Candidate Cautious About Restarting Nuclear Power Plants Wins Niigata Gubernatorial Election
post date : 2016.10.26
Asahi: Niigata governor election shows anxiety about nuclear power
Sankei: New Niigata governor needs to move on from being “nuclear-phase-out”
Nikkei: Further efforts required to eliminate concerns over nuclear power
Mainichi: Gov't, TEPCO should take Niigata gubernatorial election results seriously
Yomiuri: New governor should calmly discuss Niigata nuclear plant reactivation
The Niigata gubernatorial election (held on October 16) was won by Ryuichi Yoneyama, who is cautious about restarting nuclear power plants, defeating the candidate supported by the Liberal Democratic Party and the Komeito. As those in the ruling party were hoping to restart the nuclear power plants after the election, the victory by Yoneyama was a major shock.
The five national dailies all discussed in their September 17 editorials (September 18 for the Nikkei) how the results of this election might impact future nuclear policy.
The Kashiwazaki-Kariwa Nuclear Power Plant in Niigata prefecture has seven nuclear reactors, making it one of the largest nuclear power plants in the world. However, in 2002 it was discovered that TEPCO was covering up the existence of cracks in the power plant, there was a fire and minor radiation leak after the 2007 Chuetsu offshore earthquake, and since the 2011 Fukushima Daiichi nuclear accident all the reactors have been stopped. Currently, the Nuclear Regulation Authority is carrying out safety inspections of Kashiwazaki-Kariwa Nuclear Power Plant Units 6 and 7.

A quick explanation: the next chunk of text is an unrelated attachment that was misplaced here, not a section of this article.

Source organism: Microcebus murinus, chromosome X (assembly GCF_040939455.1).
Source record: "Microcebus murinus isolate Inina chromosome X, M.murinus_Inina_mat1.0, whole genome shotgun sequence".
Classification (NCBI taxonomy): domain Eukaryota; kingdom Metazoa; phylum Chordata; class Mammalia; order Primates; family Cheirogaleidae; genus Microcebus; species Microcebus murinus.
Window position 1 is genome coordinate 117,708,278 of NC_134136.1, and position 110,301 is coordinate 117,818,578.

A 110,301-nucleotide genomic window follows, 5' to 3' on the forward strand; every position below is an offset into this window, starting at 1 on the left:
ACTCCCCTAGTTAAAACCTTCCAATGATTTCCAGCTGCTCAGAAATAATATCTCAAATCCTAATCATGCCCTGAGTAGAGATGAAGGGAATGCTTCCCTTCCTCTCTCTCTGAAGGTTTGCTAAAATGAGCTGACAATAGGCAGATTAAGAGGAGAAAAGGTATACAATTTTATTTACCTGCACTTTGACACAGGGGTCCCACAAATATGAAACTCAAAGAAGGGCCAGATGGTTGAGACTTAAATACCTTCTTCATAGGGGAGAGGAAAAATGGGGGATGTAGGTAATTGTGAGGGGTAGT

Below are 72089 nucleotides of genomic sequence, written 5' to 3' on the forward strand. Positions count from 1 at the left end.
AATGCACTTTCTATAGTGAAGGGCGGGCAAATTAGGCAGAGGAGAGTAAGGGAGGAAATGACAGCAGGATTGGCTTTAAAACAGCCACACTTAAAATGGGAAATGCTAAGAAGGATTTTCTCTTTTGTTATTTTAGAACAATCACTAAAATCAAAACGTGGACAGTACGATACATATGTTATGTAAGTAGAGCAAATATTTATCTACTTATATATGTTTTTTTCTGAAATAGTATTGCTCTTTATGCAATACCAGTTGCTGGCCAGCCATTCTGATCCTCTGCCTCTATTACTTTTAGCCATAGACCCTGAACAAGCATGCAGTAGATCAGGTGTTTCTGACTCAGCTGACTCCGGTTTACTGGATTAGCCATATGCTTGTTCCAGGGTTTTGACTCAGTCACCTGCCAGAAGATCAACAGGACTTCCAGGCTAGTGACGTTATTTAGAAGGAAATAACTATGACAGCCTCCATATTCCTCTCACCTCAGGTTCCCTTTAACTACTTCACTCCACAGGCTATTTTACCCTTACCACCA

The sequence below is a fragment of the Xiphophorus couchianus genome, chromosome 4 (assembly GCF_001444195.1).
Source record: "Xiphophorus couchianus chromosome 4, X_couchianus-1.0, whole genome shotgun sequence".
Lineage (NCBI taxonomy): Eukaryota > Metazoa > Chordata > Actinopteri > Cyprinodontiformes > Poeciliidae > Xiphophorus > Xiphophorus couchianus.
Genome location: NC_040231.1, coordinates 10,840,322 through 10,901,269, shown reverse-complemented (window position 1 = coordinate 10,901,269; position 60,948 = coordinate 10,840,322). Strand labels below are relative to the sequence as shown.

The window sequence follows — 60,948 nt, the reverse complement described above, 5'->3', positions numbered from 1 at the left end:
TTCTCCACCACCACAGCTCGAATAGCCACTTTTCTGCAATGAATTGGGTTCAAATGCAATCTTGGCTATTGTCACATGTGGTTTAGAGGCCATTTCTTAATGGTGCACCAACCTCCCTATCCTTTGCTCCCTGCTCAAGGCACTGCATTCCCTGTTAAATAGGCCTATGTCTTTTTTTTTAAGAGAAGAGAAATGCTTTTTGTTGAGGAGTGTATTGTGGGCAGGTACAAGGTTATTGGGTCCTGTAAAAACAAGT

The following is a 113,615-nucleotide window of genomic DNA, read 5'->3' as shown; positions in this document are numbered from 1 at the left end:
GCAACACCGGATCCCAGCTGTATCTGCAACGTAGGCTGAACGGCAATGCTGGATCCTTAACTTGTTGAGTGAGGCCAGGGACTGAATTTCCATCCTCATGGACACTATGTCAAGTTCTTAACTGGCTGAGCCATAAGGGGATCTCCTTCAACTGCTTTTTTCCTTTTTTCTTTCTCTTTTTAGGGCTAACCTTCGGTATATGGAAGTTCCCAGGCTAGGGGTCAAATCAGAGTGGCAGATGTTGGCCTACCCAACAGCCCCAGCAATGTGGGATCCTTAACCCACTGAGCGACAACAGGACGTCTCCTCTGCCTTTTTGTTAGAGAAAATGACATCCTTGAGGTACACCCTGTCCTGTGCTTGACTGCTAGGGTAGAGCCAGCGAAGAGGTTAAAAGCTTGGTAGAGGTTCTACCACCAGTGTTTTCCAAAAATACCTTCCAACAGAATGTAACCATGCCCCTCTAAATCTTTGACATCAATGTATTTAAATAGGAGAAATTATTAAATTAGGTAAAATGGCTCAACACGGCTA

■ Commending Cautious Stance on Restarting Reactors—Asahi, Mainichi
Both the Asahi and Mainichi seriously took to heart the results of the election.
The Asahi described the election results as “…a manifestation of the public will that wants to halt the headlong way the administration of Prime Minister Shinzo Abe is seeking to have Japan’s idled nuclear reactors brought back online. The election highlighted the strong anxiety that Niigata Prefecture residents have concerning nuclear power.” The Mainichi also stated that “the results highlight prefectural residents' deep-rooted distrust in TEPCO,” and argued, “The government of Prime Minister Shinzo Abe and Tokyo Electric Power Co. (TEPCO) should take seriously the outcome of the election.” In particular, using the example of how in the Kagoshima gubernatorial election in July the candidate supported by the ruling coalition was defeated by Satoshi Mitazono, who argued for shutting down the Kyushu Electric Power Company Sendai Nuclear Power Plant, the Mainichi noted that it seems to show local residents’ “criticism of the Abe administration that is proactively trying to reactivate atomic power plants.”